Pump n’ dump schemes have caused the collapse of XRP and Dogecoin prices; meanwhile, Ethereum continues its astronomical rise thanks to DeFi.
The pump n’ dump schemes come back. The schemes involved groups of investors that coordinate their buying, and subsequent selling runs riot with projects like XRP and Dogecoin.
Ripple’s XRP currency, which had surged over the last three days, now collapsed by 42% in the last 24 hours.
The reason behind this is that a group of 295,000 Telegram users had been inflating the price of the currency, notwithstanding the SEC’s ongoing lawsuit against the project. In the past weekend, prices have been up more than 150%.
The abrupt surge had attracted new investors like Kiss frontman Gene Simmons who bought into the pump, he revealed in a Tweet recently. And then debate ensued on Twitter over Simmons’ omission. With some proposing that he’d been left ‘holding the bag,’ a term for investors caught out by pump and dumped schemes-after the price eventually collapses.
Investors of Dogecoin faced a similar fate lately as the mem coin dropped by 13.6% in the previous day. After reaching highs of $0.037 last Sunday, the project has been continuously declining, racking up two straight days of losses.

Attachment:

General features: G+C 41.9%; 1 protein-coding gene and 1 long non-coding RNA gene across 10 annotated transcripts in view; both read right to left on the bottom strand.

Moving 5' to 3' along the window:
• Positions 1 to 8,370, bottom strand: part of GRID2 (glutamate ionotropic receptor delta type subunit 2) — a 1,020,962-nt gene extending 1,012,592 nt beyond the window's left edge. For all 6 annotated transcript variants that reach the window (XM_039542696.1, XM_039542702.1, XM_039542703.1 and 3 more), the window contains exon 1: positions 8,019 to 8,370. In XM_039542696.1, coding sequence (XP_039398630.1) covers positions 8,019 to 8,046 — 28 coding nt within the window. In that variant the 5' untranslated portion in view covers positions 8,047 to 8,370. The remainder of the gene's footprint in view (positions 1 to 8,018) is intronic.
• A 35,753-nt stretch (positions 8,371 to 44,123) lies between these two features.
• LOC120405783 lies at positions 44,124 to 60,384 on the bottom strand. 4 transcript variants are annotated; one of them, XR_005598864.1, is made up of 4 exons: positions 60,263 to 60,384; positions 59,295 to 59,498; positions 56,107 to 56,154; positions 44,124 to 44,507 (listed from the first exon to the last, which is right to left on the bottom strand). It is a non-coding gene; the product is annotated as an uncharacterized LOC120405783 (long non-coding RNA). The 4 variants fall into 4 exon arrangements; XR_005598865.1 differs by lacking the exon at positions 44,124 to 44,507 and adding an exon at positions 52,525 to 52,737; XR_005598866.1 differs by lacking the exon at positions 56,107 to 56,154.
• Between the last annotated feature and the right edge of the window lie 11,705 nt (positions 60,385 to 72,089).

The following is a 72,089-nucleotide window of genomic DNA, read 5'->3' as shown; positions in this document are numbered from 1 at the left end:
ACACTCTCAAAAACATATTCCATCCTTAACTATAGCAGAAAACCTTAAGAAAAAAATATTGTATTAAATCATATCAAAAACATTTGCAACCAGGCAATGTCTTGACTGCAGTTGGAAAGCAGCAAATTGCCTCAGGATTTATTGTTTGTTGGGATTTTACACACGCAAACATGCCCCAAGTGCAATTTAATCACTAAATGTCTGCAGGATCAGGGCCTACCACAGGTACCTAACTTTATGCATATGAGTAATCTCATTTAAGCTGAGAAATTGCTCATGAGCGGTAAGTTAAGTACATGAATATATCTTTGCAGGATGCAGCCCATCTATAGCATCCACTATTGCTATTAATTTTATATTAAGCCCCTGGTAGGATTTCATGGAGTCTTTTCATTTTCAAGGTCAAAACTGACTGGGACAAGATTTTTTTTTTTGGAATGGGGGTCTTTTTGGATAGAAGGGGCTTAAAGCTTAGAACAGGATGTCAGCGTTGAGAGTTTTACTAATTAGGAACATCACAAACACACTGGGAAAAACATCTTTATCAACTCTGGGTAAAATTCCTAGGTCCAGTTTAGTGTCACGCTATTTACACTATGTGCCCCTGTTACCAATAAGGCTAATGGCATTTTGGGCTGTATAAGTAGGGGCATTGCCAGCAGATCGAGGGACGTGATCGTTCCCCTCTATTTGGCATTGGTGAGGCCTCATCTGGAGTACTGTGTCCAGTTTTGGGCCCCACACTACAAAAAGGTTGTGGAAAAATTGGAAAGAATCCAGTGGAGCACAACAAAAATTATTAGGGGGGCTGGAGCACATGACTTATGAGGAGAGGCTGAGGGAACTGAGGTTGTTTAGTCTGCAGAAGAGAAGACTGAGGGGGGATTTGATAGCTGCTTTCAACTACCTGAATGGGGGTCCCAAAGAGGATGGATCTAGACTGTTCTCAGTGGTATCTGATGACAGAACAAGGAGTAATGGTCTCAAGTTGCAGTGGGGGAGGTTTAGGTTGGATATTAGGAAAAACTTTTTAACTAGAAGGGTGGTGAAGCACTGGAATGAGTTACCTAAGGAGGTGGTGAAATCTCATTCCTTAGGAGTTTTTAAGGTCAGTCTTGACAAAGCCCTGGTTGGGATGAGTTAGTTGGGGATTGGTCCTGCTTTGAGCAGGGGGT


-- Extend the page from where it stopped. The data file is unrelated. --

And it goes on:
The trading volume is also down to 40%, a strong indicator that the pumpers have already left the party, leaving Simmons & Co. with an ever-shrinking crypto stash. However, it wasn’t all bad in the crypto markets.
The global market cap is up by 1.2%, sitting comfortably above the $1 trillion marks because of strong performances from Ethereum, up by 6.4%, Cardano 20%, and Uniswap up by 5%. According to many critical metrics for Ethereum, January seemed to be one of the best months the project has ever had.
The project, now having a market cap of over $150 billion, has been outpacing Ethereum when it comes to daily transferred value thanks to the DeFi boom, and more recently, decentralized exchanges, which have been stepping in to fill the void left by Robinhood’s removal of GameStop and other projects from its exchange.
The markets bounce back as massive caps lead to a market surge.
It’s been a strange week for Wall Street and global markets more broadly. After a hell of a week for investors saw many of the January gains about to be wiped out; however, things went another way.
Nasdaq was up by 2.6%, S&P 500 1.7% and the Dow 0.8%. All over the world, it was the same story. Exchanges in Shanghai, Australia, India, Hong Kong, Tokyo, and Europe have seen rebounding prices as investors poured back into the markets.
Driving the markets higher were mega-cap projects like Apple (up 1.7%), Alphabet (up 3.69%), Tesla (up 6.%), Microsoft (up 3.46%), and Amazon (up 4.3%).
The good news is being contributed to many things. A key factor seems to be the US government’s announcement that the economic recovery would be faster than previously thought, with the employment set to hit pre-pandemic levels by summer.
However, several are worried that this is a bubble. The volatility around a broadening number of stocks, commodities, and cryptocurrencies, thanks to the r/WallStreetBets paradox, has led Bank of America strategists to make comparisons between today and the dot-com bubble around 2000.
Investors that eye an entrance into the stock markets shall take Gene Simmons’ advice:
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